By Carl Weiss
Everyone has heard of the ghost in the machine, right? You know the one about the person who use to work at your company who did something that had a major impact on the way things work? Now everyone has to follow some rule or methodology just to make sure things go as planned. Their legacy, good or bad permanently changed things forever. Well, today’s blog is a twist on that theme. We explore the problems that occur as the result of employees being fired or put out to pasture. Like it or not, having to deal with the digital footprints left by former staffers can be problematic to say the least. In the best case scenario, someone needs to be assigned to pick up where they left off in areas such as social networking, file management and even online security. In the worst case, former employees have been known to rifle their employer’s server, plant malware or even lock their former bosses out of their own systems. Before you start experiencing digital things that go bump in the night, let’s take a hard look at a number of cases involving the ghosts of employees past.
Terminated Employee Turns Terminator
In 2010, a major defense contractor (Lockheed) had its email system crashed for six hours after one terminated employee sent 60,000 coworkers a personal email laced with malware. The contractor was then forced to fly in a Microsoft rescue squad to repair the damage.
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More recently, a terminated computer technician at a New York publisher (Forbes) caused five of the publisher’s servers to crash. As a result all the information that had been stored on the servers was erased and none of the data was able to be restored. The losses sustained were in excess of $100,000.
If you think that’s bad, an engineering firm suffered $10 million in losses when a terminated network manager unleashed a data bomb in the network he helped create.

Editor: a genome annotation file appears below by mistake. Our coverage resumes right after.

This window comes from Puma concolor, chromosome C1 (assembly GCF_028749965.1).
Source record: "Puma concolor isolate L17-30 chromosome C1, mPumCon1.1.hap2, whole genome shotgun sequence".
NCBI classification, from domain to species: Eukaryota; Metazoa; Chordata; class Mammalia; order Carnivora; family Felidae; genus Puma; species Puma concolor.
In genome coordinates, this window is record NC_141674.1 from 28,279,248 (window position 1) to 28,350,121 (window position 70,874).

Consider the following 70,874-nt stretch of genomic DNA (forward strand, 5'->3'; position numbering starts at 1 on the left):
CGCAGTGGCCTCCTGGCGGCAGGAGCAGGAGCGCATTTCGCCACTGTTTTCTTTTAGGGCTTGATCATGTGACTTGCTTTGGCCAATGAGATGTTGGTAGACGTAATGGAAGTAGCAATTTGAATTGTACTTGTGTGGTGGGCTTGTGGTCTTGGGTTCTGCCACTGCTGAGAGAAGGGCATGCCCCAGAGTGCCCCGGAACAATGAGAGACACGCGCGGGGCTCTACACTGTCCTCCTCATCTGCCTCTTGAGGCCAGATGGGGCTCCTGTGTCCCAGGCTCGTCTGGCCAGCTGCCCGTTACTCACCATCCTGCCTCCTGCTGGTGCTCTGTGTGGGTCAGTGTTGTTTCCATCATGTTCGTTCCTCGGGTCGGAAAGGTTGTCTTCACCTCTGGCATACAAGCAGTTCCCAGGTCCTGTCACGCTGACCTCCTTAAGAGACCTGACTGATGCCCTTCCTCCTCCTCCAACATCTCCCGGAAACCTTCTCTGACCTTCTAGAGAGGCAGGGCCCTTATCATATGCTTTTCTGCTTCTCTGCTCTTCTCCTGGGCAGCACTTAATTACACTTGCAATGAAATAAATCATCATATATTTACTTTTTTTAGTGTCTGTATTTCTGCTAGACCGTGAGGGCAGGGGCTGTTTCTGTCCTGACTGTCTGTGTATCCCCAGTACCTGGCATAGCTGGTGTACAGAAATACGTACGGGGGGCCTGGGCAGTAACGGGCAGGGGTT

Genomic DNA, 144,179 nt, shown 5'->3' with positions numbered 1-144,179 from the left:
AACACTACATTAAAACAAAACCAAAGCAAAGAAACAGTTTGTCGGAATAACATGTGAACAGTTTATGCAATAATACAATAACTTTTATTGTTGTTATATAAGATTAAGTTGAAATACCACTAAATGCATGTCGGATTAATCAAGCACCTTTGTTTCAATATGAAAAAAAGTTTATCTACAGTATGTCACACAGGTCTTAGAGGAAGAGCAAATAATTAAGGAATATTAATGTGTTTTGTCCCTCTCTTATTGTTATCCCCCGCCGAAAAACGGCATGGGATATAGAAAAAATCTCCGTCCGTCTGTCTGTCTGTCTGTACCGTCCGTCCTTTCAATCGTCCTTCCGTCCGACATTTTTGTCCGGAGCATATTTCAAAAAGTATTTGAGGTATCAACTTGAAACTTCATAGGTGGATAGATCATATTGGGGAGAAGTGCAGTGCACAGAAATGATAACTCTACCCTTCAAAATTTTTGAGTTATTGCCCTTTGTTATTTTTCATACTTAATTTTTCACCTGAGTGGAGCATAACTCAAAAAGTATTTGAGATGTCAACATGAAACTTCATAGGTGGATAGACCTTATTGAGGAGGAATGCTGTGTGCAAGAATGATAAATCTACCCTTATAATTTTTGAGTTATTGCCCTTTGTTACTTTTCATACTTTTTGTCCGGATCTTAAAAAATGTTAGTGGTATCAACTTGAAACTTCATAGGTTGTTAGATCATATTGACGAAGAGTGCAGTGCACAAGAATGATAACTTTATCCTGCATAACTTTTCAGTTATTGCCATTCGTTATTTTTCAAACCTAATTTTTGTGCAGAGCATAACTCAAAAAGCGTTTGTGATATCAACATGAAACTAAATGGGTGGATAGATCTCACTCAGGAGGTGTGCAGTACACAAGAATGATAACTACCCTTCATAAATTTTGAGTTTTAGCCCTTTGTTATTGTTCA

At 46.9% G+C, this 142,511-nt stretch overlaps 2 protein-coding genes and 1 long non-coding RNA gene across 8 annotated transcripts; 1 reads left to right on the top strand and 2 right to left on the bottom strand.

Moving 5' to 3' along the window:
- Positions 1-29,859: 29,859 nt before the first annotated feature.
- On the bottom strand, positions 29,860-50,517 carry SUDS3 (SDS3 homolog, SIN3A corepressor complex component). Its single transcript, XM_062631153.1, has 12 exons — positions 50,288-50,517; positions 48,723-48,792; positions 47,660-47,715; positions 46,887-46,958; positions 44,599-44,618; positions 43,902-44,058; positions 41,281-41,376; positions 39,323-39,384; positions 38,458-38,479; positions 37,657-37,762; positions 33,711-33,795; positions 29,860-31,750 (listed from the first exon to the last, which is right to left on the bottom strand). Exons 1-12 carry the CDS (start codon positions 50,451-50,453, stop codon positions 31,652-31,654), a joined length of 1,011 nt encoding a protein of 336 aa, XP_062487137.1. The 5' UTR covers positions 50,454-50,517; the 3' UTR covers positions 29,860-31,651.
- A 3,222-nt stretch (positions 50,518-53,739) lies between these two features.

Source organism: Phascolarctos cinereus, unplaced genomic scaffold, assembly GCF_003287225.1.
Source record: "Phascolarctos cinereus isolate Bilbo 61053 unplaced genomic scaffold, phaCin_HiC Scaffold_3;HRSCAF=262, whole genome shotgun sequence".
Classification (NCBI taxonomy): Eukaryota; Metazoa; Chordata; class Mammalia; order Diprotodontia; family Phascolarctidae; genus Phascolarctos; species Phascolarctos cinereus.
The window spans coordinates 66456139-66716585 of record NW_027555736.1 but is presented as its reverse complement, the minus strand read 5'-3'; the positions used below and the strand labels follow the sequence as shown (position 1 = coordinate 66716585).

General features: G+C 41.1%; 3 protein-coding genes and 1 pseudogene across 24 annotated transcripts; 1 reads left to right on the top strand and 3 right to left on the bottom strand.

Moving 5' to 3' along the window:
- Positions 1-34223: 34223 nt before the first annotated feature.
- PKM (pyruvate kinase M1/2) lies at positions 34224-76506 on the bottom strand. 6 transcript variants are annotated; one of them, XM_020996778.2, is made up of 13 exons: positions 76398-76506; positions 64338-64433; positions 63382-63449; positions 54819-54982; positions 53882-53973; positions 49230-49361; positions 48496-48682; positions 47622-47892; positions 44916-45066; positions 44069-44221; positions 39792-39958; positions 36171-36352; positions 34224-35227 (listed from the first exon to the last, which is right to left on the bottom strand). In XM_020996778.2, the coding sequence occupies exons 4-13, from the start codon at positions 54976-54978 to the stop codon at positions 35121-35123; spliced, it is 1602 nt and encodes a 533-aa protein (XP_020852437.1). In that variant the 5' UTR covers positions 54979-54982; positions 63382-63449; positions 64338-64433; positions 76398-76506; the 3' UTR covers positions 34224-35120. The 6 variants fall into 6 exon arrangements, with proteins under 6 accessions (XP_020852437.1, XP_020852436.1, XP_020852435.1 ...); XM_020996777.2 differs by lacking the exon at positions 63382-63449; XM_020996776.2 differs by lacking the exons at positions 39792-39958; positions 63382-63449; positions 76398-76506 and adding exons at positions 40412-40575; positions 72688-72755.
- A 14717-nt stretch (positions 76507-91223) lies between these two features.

Bear in mind that the defense contractor, the publisher and the engineering firm were all major players that had in their employ teams of skilled programmers and technicians whose job it was to safeguard their electronic assets. If they’re vulnerable to attack by former insiders, what do you think that says about the cyber security of smaller firms?
Beyond eSabotage – The Attack Becomes Personal
Far from being relegated to eSabotage, disgruntled former employees have been known to get personal when they are out for revenge. A blog by hitc.com called, “10 Ways Fired Employees Got Revenge on their Bosses,” included the following:
“A former IT manager received a suspended jail sentence for illegally hacking into his old company’s IT systems and rigging his former boss’s Powerpoint presentation to display
“An unhappy ex-employee who was made redundant, hacked into his bosses email and sent obscene messages to the senior management team and the company
“A disgruntled ex-employee posted a listing for 'free household and garage contents', quoting his former boss's address. The listing claimed the homeowners were moving to Puerto Rico and didn't want to keep anything. The ad indicated anyone could come down and take whatever they want. Investigators say the listing gave directions to the home, and even provided the garage code.”
“An angry employee who was given 4 weeks notice used the company credit card to get a year’s supply of 'male enhancement' pills delivered to a variety of senior staff around the office.”
Are you starting to detect a pattern here? Hell hath no fury like an employee burned. Terminated employees have been known to do everything from destroying equipment or a company’s reputation, to taking out their frustration on bosses or coworkers who they feel were responsible for their downfall. In today’s wired world, it’s all too easy for anyone to talk trash online. Worse is when an ex-employee has uncovered a boss or coworker’s password in order to make it seem as though the victim is the one who was talking trash.
While terminating an employee is always an unpleasant task, it is important to remember that not all those who are fired are going to take the matter lying down. The problem is that while most businesses have some form of hiring manual, I have yet to see a company create a firing manual. Aside from brushing off the psychological shock to the system that being terminated has on most people, the majority of HR departments in businesses large and small as a rule shrug off creating procedures that can mitigate the damage likely to be caused by former employees.
Things to do Before Terminating Someone